VBA Loops

What is VBA Loops in Excel?

A VBA loop in excel is an instruction to run a code or repeat an action multiple times. This action (task) can be repeated for a collection of objects like a range of cells, worksheet or workbook, array, chart of a worksheet, and so on. Since a separate code for each task need not be created, loops work much faster than manual repetition of tasks.

For example, VBA loops can be used to highlight cells containing specific text strings, delete empty rows of a dataset, hide or unhide a worksheet, open or close a workbook, set colors of a chart, and so on.

With loops, one can go through the different objects (elements) one by one. Hence, it is possible to analyze and work with each element.

In VBA, statements are executed sequentially. This implies that the first statement is executed first, followed by the second, the third, and so on. However, a VBA loop executes and repeats a single statement or a group of statements till a particular point is attained.

Loops are usually used in all the programming languages.

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Top 4 Types of VBA Loops

There are different types of loops in VBA. The top four are listed as follows:

  1. For Next loop
  2. For Each loop
  3. Do While loop
  4. Do Until loop

Let us discuss each type of Excel VBA loop one by one.

#1–For Next VBA Loop

For Next loop allows to loop through a list of numbers and a collection of objects. These objects include cell ranges, worksheets, workbooks, shapes or other objects on a worksheet.

While looping through a range of cells, the same task is performed for every cell specified in the loop. In the For Next loop, the starting and ending numbers need to be mentioned.

With the For Next loop, the block of code is executed for a specific number of times. Hence, this loop must be used when the number of iterations (repetitions) to be performed is known in advance.

Example #1

We want to insert serial numbers 1 to 10 in cells A1 to A10. This is to be done in the following ways:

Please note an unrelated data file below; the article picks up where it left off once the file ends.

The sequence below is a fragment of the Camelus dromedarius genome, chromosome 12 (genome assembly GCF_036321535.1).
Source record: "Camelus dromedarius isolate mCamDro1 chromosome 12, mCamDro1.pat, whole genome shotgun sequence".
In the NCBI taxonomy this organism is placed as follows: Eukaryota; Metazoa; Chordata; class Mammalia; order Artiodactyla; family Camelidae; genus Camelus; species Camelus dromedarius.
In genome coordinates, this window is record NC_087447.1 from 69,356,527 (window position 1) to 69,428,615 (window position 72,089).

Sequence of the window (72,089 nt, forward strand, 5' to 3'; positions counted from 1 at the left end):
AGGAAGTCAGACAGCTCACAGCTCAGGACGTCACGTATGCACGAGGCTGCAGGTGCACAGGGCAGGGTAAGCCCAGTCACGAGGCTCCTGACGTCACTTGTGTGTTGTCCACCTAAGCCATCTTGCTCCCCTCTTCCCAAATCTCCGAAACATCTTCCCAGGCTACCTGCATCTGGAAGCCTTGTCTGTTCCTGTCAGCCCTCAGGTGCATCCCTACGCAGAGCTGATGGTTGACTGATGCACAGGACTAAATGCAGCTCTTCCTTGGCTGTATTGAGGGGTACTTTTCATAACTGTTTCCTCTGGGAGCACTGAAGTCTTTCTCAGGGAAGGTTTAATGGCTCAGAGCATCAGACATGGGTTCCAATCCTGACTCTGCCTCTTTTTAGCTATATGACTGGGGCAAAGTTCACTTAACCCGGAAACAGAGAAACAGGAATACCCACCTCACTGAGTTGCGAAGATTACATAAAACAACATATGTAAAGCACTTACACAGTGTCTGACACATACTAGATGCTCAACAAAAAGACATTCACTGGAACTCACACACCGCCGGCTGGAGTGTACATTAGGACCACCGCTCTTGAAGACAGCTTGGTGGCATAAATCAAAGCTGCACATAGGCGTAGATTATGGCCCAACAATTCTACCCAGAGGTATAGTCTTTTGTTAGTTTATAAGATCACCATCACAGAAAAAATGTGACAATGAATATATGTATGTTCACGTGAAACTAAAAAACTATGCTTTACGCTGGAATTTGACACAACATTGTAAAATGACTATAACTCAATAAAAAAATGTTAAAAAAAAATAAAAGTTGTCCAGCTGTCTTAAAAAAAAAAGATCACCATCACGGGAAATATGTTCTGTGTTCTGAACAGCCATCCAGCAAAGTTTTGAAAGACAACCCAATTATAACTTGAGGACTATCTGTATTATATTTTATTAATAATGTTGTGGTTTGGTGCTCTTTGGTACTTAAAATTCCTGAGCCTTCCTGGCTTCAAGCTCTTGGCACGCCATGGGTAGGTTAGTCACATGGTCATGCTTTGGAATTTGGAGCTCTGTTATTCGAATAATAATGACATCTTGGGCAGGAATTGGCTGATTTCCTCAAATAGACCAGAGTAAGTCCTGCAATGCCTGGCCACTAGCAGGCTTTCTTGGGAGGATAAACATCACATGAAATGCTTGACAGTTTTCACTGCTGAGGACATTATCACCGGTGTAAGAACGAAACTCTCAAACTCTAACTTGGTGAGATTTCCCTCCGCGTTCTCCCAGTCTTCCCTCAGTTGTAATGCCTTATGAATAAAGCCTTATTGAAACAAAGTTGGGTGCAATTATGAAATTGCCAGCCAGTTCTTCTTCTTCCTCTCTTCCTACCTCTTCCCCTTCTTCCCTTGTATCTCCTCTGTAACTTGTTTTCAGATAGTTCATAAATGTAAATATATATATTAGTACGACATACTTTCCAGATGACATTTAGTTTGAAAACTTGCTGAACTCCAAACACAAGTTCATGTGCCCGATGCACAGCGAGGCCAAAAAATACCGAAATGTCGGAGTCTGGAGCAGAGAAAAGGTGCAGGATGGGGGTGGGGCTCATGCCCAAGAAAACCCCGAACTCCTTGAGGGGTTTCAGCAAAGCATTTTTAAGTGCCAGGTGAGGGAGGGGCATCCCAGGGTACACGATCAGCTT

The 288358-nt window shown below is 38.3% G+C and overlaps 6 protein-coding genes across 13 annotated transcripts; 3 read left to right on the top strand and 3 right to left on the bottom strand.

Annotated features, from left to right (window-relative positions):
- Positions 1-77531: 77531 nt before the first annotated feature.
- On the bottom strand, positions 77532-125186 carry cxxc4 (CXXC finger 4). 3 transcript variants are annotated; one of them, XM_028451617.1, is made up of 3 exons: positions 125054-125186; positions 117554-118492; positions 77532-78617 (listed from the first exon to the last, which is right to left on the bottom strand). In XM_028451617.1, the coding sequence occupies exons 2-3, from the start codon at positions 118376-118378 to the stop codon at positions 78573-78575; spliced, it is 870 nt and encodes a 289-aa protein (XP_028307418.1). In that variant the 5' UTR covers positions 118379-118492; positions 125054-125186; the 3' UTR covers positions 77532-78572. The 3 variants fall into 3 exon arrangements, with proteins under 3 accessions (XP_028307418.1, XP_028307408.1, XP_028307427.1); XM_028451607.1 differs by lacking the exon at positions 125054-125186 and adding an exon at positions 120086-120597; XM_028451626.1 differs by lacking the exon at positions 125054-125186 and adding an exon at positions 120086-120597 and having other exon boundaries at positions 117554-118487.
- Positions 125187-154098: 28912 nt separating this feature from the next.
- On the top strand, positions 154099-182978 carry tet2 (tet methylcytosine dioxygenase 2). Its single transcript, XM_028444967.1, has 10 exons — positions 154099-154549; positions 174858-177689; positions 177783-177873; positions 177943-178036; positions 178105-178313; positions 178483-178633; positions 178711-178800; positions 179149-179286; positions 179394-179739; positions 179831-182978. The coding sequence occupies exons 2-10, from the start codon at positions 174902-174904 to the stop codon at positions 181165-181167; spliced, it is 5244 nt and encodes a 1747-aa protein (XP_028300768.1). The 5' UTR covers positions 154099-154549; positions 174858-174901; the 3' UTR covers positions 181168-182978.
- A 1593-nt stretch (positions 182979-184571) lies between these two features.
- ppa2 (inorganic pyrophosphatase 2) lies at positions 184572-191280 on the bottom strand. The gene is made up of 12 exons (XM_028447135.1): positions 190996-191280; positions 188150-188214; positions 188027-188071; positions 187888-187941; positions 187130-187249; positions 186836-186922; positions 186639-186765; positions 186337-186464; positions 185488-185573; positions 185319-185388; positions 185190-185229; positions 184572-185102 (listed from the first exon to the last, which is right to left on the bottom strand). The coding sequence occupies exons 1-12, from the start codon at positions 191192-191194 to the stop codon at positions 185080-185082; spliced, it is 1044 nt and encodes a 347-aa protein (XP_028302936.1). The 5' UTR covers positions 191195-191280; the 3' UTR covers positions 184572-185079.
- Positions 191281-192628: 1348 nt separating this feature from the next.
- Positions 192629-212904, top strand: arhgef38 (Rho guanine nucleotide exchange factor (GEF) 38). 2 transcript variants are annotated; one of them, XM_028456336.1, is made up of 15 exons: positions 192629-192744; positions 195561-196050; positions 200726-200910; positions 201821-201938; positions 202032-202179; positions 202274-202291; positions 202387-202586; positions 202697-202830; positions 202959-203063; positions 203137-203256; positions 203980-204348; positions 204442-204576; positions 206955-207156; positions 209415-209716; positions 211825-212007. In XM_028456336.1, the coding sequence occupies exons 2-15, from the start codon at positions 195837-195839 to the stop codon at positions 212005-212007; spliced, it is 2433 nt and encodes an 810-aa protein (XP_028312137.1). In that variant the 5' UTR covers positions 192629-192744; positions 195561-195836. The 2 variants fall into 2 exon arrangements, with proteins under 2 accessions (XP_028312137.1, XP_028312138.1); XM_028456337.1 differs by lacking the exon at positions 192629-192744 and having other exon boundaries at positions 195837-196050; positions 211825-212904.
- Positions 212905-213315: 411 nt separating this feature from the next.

a) With the traditional technique

b) With the For Next loop

a) The code to insert the serial numbers in the traditional way is written as follows:

Sub SerialNumber ()

Range(“A1”).Value = 1
Range(“A2”).Value = 2
Range(“A3”).Value = 3
Range(“A4”).Value = 4
Range(“A5”).Value = 5
Range(“A6”).Value = 6
Range(“A7”).Value = 7
Range(“A8”).Value = 8
Range(“A9”).Value = 9
Range(“A10”).Value = 10

End Sub

Here, we have written ten lines of code. However, if 100 or 1000 numbers are to be inserted, it would require several lines of the code. Since this would become very difficult, the For Next VBA loop is used to ease the process.

b) The steps to insert the serial numbers with the For Next VBA loop are listed as follows:

Step 1: Open the macro and declare the variable “i” as an integer.

Sub Insert_Serial_Number ()

Dim i As Integer

End Sub

Step 2: Open the For loop. Specify the start and the end of the loop using the variable “i.” The same is shown in the following image.

Vba For Loop

Step 3: Write the code for the task to be performed. Apply the cells property to insert the serial numbers.

Vba For Loop 1

Step 4: Enter “i” as the row number and “1” as the column number. The variable “i” has already been declared as an integer.

Vba For Loop 2

Step 5: The value of the first cell should be one. So, instead of writing “1,” enter “i” as the value. Every time the Excel VBA loop runs, the value of “i” increases by 1.

Vba For Loop 3

Step 6: Press the F8 key to execute one line of the code at a time. This key is to be pressed till the For loop is reached, as shown in the following image.

Note: With the F8 key, one can observe the impact of every line of the code on the worksheet.

Vba For Loop 4

In the following pointers (step 6a to step 6b), the different values of “i” are discussed.

Step 6a: Place the cursor on “i,” as shown in the following image. The value of “i” appears as zero. Moreover, a line is displayed in yellow with a yellow arrow pointing to it.

The yellow color indicates that this line (shown in the following image) of the code is about to run.